A Secwepemc activist from B.C. is in a North Dakota court today to face charges stemming from her involvement with protests in Standing Rock.
Kanahus Manuel was among dozens of people arrested near the construction of the North Dakota Access Pipeline last Oct. 22.
She faces charges of criminal trespass, engaging in a riot, obstruction of a governmental function, disobedience of a public safety order during riot conditions and disorderly conduct.
“They’re bogus charges. It wasn’t a riot,” Manuel told CBC via telephone after travelling to Mandan, ND from B.C.
“On the day I was arrested, it was during a prayer walk away from the pipeline.”
The sun was rising as the police began to make arrests, she said.
“It was really violent,” she said. “We had elders, women and pregnant women. It was a peaceful march, we were singing.
“The police started to mobilize…they came over the hill like a war movie. They looked like war machines to us as civilians having not ever seen these machines before. We started to retreat because they were overpowering us.”
Manuel spent the day and night in jail and was released the next day. Two weeks later, she plead not guilty to the charges against her.
“I believe that these are major human and Indigenous rights violations. Because when native people stand up to say ‘no’ to these development projects, whether it’s in Canada with the Kinder Morgan project or here with the North Dakota Access Pipeline, if we are really following international standards of the United Nations Declaration on the Rights of Indigenous People then these corporations and governments need the collective free, prior and informed consent of the Indigenous People, and they don’t have it. Indigenous People have said no.”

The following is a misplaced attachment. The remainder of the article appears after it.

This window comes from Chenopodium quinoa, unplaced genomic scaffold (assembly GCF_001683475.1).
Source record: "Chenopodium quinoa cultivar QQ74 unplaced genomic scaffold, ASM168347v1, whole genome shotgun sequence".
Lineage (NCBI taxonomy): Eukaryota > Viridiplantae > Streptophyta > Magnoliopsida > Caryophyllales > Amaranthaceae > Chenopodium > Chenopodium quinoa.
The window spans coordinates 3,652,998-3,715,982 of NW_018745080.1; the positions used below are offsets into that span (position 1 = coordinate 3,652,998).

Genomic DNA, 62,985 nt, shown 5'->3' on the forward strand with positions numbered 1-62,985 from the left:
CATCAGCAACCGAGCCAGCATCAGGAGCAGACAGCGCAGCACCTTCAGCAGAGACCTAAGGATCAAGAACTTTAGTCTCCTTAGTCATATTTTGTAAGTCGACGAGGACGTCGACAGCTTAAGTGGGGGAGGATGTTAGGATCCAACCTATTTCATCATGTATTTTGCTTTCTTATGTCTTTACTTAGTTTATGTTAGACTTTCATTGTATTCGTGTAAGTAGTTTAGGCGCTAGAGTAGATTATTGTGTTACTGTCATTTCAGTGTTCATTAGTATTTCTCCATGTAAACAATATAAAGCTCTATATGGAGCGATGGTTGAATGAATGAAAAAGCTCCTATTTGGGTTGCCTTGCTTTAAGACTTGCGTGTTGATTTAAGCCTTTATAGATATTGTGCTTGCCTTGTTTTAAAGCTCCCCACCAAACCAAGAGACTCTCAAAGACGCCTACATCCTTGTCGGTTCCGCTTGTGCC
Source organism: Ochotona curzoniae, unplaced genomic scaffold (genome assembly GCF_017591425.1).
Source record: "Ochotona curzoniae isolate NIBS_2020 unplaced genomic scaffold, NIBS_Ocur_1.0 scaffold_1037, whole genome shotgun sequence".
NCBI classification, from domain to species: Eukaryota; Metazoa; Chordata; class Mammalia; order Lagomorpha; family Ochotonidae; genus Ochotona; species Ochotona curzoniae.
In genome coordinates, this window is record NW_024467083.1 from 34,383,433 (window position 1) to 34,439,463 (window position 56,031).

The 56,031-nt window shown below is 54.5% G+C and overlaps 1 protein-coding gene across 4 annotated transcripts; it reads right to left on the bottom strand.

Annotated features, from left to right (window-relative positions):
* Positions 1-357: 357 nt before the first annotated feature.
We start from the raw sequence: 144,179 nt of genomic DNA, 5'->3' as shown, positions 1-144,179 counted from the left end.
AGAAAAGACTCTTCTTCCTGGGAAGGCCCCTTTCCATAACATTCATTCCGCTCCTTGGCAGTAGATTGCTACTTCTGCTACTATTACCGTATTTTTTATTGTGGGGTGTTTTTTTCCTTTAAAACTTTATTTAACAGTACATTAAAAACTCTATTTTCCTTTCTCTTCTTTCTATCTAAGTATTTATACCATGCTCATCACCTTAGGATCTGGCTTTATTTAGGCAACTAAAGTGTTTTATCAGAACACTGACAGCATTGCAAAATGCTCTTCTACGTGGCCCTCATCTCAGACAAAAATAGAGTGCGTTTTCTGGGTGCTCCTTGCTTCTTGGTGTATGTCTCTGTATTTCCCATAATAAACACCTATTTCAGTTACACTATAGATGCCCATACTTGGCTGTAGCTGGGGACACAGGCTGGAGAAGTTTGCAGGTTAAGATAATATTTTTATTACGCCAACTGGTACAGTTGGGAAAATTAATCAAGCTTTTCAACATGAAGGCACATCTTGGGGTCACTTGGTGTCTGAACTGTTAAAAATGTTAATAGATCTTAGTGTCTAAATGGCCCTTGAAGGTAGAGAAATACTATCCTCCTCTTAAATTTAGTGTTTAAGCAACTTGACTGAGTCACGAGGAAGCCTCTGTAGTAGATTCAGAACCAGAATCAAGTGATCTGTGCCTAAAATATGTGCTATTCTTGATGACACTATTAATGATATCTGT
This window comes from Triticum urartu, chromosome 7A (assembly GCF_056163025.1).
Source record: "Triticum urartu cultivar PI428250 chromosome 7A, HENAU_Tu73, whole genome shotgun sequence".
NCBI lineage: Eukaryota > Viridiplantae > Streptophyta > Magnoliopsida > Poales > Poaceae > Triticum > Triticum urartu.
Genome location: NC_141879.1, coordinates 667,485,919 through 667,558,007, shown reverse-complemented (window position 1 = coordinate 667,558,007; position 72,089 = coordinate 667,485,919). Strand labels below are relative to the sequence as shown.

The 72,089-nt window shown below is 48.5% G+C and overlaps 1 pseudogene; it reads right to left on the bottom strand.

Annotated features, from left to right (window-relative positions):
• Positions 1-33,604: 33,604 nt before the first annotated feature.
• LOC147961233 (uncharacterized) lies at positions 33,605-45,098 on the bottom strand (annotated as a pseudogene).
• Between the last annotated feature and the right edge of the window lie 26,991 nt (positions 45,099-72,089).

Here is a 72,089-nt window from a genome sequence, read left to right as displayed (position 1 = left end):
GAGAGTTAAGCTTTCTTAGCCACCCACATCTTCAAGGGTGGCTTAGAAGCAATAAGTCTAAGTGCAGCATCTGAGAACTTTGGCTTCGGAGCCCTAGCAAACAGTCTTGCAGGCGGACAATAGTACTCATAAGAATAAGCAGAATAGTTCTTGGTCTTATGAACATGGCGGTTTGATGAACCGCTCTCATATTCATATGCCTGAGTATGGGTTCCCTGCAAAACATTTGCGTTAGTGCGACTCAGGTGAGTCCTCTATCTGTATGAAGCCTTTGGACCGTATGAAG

This isn’t the first time Manuel has faced criminal charges related to defending Indigenous rights.
In 2002 she was sentenced to three months in the Burnaby Women’s Institute for protesting the construction of the Sun Peaks Resort in her home territory, citing threats to traditional hunting grounds.
Manuel has also protested on the front lines against well-known development projects in B.C. like the Kinder Morgan pipeline expansion and the Mount Polley tailings spill disaster by Imperial Metals.
Manuel said she’s headed to the courthouse with a fearless attitude, carrying the prayers of her supporters and holding onto her faith in traditional ceremonies to help get her through.
“I’m going in with no fear. I’m not scared to speak the truth.”
She stressed she’s not alone, and hundreds more are going through similar struggles since the events at Standing Rock.
“There’s a lot of arrest warrants out, people on the run. It’s wrong — these are young people that are protecting their land and culture. Standing Rock wasn’t just about stopping a pipeline, it was about building a massive convergence of native people to bring back our culture and to stand up together.”
Update from Kanahus: BREAKING NEWS: ALL CHARGES DROPPED AGAINST Kanahus Manuel and 2 others that were charged stemming from Oct 2016 mass arrests at the Standing Rock pipeline resistance. NOW FREE EM ALL & DROP ALL OTHER CHARGES AGAINST ALL WATER PROTECTORS. #SHUTDOWNDAPL #STOPKM #DROPALLCHARGES